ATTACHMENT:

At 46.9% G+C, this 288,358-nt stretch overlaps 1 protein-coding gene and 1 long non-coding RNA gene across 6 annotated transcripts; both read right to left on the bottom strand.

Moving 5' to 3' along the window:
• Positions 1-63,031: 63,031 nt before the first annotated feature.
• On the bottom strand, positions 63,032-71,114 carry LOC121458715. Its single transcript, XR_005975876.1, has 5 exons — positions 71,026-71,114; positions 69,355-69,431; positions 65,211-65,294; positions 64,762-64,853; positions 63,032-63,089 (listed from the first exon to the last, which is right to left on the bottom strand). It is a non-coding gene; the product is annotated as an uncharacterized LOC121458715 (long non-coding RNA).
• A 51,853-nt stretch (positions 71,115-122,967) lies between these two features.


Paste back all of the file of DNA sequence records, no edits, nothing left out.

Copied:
At 46.9% G+C, this 288,358-nt stretch overlaps 1 protein-coding gene and 1 long non-coding RNA gene across 6 annotated transcripts; both read right to left on the bottom strand.

Moving 5' to 3' along the window:
• Positions 1-63,031: 63,031 nt before the first annotated feature.
• On the bottom strand, positions 63,032-71,114 carry LOC121458715. Its single transcript, XR_005975876.1, has 5 exons — positions 71,026-71,114; positions 69,355-69,431; positions 65,211-65,294; positions 64,762-64,853; positions 63,032-63,089 (listed from the first exon to the last, which is right to left on the bottom strand). It is a non-coding gene; the product is annotated as an uncharacterized LOC121458715 (long non-coding RNA).
• A 51,853-nt stretch (positions 71,115-122,967) lies between these two features.